An Uber Technologies Inc. whistleblower made explosive allegations that a company team stole trade secrets to gain an edge over rivals, prompting a judge to further delay the ride-hailing company’s trial with Waymo.
Richard Jacobs, who worked for a now-disbanded corporate surveillance team at Uber, told the judge that stealing trade secrets was part of his former colleagues’ mission, along with monitoring information on metrics and incentives for drivers who operate on competitor platforms overseas.
Jacobs was put under oath at a hearing Nov. 28 after the judge was alerted last week by U.S. prosecutors that he communicated with them in their probe of trade-secret theft at Uber. U.S. District Judge William Alsup said he takes Jacobs’ account seriously because prosecutors found it credible.
“I did not believe it was patently illegal,” Jacobs said of his activities while working for the secretive Strategic Services Group, which has since been renamed. “I had questions about the ethics of it. I suppose because of my personal ethics it felt overly aggressive and invasive.”
Alsup voiced his own concern over what he called potentially criminal conduct involving a hidden system of messaging at Uber. He described an “invisible system, not part of the regular server system” that deletes messages almost instantaneously, after a small delay.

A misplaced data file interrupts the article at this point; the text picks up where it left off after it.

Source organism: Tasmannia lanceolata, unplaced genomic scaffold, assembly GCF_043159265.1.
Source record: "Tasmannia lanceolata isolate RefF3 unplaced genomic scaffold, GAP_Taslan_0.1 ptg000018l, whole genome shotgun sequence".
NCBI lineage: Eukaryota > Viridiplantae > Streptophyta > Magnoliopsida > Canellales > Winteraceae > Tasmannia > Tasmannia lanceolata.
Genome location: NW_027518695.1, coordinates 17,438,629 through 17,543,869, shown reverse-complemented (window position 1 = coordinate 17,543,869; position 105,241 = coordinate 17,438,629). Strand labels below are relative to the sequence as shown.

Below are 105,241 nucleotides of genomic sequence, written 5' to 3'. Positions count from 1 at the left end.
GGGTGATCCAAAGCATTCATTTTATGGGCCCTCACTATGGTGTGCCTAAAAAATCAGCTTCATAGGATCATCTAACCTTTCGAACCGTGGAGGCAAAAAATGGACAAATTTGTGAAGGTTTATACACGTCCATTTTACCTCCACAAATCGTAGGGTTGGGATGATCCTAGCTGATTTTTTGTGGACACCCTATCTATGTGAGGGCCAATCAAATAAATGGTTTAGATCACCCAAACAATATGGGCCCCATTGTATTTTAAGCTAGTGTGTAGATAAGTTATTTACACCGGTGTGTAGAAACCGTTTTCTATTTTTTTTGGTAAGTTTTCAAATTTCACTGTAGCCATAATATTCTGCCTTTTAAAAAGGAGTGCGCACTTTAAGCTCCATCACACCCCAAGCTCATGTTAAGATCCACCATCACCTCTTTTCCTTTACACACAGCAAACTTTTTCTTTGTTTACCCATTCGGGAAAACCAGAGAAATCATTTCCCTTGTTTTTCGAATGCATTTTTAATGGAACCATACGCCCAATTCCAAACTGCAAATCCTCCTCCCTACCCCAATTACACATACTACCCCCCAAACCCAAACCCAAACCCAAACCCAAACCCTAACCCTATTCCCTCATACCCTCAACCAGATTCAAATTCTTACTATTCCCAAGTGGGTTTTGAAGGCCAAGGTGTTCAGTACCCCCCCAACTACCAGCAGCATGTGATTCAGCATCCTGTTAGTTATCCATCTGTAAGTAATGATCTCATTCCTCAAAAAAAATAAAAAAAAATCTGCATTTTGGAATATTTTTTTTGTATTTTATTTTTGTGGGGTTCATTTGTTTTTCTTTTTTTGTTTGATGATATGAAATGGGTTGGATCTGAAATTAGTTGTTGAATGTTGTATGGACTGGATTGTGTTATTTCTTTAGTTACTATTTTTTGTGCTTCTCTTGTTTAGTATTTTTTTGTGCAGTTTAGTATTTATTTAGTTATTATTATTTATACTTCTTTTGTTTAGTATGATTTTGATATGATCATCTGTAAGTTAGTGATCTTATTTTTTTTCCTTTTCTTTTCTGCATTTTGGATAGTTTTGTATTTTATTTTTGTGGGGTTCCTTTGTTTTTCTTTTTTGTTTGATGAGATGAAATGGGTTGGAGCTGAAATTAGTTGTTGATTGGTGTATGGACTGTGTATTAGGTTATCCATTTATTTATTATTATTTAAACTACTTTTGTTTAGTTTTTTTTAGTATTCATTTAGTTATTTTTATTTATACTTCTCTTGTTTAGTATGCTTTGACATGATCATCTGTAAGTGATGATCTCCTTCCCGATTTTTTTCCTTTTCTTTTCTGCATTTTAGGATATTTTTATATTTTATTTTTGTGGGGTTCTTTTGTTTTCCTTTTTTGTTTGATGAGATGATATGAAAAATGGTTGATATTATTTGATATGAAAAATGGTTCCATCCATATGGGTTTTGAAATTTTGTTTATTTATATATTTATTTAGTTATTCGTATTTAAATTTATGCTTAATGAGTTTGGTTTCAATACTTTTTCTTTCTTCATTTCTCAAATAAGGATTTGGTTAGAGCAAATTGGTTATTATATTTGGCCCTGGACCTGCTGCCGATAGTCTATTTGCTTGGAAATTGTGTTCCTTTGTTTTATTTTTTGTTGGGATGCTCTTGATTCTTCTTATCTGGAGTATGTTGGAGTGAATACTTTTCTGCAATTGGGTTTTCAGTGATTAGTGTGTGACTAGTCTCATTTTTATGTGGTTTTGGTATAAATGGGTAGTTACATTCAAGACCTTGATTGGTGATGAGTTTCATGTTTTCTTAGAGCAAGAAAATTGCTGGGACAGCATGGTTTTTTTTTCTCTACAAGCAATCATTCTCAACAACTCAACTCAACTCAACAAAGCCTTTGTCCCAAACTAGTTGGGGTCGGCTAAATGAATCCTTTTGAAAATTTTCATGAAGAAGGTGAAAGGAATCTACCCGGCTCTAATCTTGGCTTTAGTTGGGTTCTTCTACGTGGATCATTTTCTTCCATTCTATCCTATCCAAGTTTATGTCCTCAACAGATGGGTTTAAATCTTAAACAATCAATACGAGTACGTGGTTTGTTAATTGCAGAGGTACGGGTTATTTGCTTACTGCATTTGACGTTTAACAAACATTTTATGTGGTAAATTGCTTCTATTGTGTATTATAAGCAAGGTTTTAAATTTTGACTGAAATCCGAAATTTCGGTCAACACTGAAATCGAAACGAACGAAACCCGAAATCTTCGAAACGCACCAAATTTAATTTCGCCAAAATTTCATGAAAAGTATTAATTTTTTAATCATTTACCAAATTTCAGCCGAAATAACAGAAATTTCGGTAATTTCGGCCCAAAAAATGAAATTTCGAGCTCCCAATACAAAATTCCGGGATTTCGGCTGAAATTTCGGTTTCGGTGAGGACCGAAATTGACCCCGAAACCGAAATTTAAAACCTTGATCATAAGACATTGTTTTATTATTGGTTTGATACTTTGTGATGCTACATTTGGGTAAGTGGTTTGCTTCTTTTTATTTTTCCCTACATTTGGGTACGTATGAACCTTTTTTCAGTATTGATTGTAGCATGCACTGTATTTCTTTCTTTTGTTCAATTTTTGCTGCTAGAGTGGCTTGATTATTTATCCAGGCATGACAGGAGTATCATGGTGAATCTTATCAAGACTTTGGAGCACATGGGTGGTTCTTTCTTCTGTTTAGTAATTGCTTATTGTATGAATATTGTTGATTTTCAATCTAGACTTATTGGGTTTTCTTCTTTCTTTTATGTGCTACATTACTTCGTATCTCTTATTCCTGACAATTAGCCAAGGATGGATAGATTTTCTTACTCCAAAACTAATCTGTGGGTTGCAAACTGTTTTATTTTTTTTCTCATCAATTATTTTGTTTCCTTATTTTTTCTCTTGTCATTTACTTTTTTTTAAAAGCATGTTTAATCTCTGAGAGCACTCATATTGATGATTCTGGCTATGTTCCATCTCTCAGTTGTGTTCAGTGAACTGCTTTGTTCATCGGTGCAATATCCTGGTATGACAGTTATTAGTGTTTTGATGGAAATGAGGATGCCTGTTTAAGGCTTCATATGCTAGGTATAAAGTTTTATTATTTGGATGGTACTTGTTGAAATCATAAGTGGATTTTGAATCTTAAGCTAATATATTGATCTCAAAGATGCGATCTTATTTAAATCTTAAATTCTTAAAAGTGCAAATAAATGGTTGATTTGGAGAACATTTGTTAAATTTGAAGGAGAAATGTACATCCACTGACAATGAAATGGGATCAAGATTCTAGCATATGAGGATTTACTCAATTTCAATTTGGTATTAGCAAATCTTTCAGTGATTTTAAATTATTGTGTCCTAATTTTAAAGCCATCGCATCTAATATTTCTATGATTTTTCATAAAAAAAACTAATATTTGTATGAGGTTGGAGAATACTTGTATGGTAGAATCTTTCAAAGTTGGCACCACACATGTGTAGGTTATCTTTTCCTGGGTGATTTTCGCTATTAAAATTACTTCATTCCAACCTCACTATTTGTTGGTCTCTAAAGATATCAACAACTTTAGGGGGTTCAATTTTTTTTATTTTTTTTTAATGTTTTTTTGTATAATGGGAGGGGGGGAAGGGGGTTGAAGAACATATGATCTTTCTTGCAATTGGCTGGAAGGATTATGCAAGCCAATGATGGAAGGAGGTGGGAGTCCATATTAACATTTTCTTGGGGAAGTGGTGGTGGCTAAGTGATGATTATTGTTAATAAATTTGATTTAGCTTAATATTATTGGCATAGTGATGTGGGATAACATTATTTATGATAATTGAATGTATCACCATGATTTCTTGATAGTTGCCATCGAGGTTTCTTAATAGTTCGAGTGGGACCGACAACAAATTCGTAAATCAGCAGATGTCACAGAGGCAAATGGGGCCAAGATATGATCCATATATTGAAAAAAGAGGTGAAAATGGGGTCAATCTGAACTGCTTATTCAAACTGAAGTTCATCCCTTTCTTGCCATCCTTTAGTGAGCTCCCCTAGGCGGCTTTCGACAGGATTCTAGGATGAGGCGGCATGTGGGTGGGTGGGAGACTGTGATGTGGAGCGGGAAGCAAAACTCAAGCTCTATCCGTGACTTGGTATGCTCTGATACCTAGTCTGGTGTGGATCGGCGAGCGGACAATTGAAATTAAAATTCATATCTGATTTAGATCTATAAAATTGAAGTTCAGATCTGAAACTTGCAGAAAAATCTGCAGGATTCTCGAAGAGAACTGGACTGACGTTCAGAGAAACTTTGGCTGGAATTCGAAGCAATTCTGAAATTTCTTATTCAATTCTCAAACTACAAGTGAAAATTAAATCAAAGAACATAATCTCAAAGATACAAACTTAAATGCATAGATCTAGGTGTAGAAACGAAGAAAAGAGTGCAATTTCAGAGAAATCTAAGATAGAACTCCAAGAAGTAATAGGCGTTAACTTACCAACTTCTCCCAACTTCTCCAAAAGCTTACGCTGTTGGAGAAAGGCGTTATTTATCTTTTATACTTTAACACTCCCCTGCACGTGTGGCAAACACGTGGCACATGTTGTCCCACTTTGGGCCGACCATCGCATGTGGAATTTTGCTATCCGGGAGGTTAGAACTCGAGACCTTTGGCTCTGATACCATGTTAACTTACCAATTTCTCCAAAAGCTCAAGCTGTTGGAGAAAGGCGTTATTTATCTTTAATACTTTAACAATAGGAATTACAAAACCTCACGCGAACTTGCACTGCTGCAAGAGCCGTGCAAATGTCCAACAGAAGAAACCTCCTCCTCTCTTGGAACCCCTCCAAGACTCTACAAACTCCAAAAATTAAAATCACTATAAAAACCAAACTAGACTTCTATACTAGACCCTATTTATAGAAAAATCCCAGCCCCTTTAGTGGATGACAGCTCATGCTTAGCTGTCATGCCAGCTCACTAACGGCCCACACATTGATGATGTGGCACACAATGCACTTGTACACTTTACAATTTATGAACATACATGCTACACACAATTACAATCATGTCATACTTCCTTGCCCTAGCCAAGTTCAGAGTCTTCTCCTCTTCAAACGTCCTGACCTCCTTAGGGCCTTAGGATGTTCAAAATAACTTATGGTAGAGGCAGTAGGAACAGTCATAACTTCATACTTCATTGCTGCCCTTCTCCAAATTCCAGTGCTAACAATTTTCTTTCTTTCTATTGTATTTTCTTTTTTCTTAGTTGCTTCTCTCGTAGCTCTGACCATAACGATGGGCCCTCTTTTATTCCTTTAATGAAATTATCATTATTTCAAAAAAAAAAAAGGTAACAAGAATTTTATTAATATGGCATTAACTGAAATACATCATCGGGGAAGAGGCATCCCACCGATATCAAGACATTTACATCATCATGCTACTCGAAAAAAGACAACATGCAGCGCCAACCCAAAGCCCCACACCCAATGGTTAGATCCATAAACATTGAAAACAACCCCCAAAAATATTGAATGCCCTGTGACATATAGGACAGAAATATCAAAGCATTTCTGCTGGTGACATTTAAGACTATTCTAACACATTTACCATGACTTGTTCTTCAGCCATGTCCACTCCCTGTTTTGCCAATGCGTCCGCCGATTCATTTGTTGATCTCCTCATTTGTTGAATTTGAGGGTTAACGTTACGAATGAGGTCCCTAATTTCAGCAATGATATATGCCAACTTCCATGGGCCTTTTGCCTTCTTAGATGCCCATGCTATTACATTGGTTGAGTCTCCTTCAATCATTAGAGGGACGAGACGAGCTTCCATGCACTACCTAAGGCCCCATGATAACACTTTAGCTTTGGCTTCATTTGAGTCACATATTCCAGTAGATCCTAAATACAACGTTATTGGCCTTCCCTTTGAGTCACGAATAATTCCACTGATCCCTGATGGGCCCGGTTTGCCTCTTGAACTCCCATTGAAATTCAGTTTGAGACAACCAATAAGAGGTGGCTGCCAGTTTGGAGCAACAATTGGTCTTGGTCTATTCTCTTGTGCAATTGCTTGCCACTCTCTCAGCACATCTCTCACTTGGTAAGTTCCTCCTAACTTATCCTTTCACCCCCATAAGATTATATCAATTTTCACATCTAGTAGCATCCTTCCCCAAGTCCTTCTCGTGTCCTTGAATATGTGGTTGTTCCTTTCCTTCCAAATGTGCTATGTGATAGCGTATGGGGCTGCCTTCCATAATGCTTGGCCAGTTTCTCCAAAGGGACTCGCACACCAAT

Jacobs testified that the surveillance team used “anonymous servers” separate from the “main part of Uber.” He was asked by a lawyer for Waymo about a staff attorney at Uber who allegedly guided efforts to “impede, obstruct, or influence” lawsuits against the company.
“There was legal training around the use of attorney-client privilege markings on written materials and the implementation of encrypted and ephemeral communications intended to destroy communications that might be considered sensitive,” Jacobs said.
Jury selection was set to begin Nov. 29 in a case over Waymo’s allegations that Uber stole trade secrets covering its autonomous driving technology. The trial already has been delayed once, from Oct. 10, when the judge agreed to give Waymo more time to evaluate a 2016 report commissioned by Uber to vet its hire of the engineer at the center of the dispute, Anthony Levandowski.